We all know what it means now; even our parents use it and a man older than me (!) used it – apparently unironically - to his young son in the Ikea queue this morning. It's whatever and it's making teachers angry. At least, it’s making teachers in the ATL union angry at their Easter conference.
A survey of 400 teachers found that the "Wha'ever" and "Am I bovvered?" phrases, from the Catherine Tate Show, were the most used in the classroom - ahead of catchphrases from the Simpsons and Little Britain. The sulky adolescent retort of "Am I bovvered?" was recently demonstrated by the Prime Minister Tony Blair, in a comedy sketch recorded for Comic Relief. Teachers were concerned that copying the language and attitude of television characters could have a damaging impact on classroom behaviour.
Like so many slang expressions - greazy, moist, shank or even that old classic brap brap - whatever has morphed its meanings during its 30 (ish) year existence. This article on the BBC website's magazine traces its meanings from 1960 counter culture slang, through the valley girls of 70s and 80s America, Jerry Springer's working class audiences and into British streets and the mouth of the delightful Vicky Pollard.
1973: Meaning "that's what I meant",
Secretary of Defense briefing paper for returning POWs US
1982: Meaning "you decide", San Francisco Examiner
1980s: Used regularly by
"valley girls" California
1986: "Whatever man, whatever", in film Platoon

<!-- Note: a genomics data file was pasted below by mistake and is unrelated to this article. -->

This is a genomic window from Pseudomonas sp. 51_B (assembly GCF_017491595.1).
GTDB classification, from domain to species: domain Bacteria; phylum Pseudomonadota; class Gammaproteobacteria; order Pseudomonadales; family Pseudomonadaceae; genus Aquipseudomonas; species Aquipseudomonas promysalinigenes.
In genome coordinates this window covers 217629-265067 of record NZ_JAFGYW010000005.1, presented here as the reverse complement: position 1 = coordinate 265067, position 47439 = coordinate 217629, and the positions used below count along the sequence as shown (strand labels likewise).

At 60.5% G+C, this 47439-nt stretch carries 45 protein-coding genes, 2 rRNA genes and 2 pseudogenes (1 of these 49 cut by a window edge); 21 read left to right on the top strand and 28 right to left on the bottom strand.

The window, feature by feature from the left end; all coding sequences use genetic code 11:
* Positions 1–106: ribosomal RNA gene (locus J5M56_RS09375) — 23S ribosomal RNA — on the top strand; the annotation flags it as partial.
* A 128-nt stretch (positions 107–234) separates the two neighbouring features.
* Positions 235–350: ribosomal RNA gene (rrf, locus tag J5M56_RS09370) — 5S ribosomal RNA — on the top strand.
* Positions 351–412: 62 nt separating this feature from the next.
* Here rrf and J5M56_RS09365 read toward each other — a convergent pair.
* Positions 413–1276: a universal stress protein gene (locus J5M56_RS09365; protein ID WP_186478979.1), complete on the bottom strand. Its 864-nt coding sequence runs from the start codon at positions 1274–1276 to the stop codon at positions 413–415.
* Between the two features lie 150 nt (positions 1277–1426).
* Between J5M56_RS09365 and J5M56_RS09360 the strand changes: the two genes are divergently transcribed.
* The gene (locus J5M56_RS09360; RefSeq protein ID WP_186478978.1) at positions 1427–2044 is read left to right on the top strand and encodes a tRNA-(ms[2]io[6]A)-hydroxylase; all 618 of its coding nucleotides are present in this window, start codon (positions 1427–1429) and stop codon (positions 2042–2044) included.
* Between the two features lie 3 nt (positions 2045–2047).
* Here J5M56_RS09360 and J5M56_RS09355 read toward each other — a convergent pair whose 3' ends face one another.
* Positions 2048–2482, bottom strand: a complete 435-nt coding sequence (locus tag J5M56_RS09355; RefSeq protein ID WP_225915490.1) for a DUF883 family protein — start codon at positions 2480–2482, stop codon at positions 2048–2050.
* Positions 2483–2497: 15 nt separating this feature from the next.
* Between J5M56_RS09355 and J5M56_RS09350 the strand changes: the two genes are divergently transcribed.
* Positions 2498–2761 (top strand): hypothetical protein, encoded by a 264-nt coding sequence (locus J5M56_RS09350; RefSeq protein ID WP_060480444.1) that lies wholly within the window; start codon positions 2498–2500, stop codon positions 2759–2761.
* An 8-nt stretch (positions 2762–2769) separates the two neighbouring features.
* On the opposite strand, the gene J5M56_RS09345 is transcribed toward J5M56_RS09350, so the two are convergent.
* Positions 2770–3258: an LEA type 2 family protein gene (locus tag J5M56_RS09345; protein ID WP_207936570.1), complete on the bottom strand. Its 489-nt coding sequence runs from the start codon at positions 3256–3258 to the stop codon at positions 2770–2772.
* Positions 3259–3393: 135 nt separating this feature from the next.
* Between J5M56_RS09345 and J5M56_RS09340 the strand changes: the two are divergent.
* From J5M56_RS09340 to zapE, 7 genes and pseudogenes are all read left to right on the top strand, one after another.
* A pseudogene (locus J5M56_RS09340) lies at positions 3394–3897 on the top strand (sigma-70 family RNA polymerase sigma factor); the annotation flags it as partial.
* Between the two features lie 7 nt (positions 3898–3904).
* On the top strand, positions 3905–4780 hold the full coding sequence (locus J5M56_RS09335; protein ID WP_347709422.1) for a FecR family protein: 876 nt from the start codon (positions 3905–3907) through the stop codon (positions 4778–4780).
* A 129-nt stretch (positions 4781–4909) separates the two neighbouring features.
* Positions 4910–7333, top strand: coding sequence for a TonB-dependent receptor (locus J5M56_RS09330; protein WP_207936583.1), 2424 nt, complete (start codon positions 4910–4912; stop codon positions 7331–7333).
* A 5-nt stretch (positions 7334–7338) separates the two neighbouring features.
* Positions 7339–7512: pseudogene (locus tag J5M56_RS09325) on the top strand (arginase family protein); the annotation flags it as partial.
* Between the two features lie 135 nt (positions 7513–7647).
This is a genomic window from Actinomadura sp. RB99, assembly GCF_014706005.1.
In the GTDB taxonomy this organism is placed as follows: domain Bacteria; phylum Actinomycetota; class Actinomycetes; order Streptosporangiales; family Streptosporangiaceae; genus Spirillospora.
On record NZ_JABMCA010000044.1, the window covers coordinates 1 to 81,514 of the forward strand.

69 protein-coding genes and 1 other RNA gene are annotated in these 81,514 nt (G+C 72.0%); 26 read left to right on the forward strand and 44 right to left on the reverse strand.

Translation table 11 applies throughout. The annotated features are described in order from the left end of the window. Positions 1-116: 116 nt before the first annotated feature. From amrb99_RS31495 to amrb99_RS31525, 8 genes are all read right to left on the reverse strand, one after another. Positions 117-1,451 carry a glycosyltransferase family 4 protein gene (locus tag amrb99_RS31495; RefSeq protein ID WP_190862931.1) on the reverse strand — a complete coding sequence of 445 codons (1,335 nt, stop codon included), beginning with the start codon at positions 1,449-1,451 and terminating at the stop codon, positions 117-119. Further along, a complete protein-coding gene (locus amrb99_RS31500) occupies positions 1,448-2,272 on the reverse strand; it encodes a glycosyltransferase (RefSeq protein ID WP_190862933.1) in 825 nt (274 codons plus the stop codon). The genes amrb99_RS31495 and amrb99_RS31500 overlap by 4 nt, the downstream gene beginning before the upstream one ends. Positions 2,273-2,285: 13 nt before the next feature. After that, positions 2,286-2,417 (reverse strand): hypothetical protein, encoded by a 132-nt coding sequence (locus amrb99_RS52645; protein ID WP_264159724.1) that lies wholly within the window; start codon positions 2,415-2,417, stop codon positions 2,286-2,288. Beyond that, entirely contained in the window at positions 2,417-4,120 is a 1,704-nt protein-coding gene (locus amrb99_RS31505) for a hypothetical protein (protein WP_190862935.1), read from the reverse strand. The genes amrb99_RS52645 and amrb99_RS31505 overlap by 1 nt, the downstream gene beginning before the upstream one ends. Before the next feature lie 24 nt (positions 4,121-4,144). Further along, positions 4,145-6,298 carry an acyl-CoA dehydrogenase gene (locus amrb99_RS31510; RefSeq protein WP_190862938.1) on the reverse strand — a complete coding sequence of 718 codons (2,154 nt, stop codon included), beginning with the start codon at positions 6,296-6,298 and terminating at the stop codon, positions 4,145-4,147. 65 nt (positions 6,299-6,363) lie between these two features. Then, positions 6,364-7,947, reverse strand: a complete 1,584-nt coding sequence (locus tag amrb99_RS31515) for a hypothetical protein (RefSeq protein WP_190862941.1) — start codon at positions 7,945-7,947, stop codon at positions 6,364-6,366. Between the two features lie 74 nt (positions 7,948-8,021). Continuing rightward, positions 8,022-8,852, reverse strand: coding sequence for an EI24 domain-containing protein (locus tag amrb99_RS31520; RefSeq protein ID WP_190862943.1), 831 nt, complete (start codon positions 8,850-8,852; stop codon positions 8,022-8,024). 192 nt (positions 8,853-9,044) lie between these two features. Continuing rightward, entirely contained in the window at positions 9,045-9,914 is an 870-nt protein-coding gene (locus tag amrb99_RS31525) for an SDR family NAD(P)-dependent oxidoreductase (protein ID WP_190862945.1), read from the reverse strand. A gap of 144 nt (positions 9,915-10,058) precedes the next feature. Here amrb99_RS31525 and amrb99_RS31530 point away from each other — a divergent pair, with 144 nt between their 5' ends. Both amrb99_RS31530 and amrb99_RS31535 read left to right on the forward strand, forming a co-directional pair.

1990s: Used by the Jerry Springer crowd
Late 1990s: Reaches
's rich female teenagers UK
's first TV series Britain
Sources: OED, linguist Tony Thorne
But like lots of other expressions that move from the streets to mainstream usage, whatever is probably doomed to go the same way as bling, losing its cutting edge in the mouths of old folks, Trinny and Susannah yuppie clones, and wannabe trendy English teachers. But then again, cool has always been cool, and some other slang terms remain in circulation for a long time. It all depends on what it sounds like, how it's used and who uses it. And so long as it winds teachers up, it's probably still got currency for a while.
"It's used as a punctuating term, the answer to everything," says Ralph Surman, a deputy head teacher at a primary school in Nottingham and a member of a government task force on school behaviour. "It's like a toddler saying 'no'. They don't mean 'no' but say it to everything because it feels nice. The syntax feels nice on the teeth and the tongue."
ENA5 - Language Change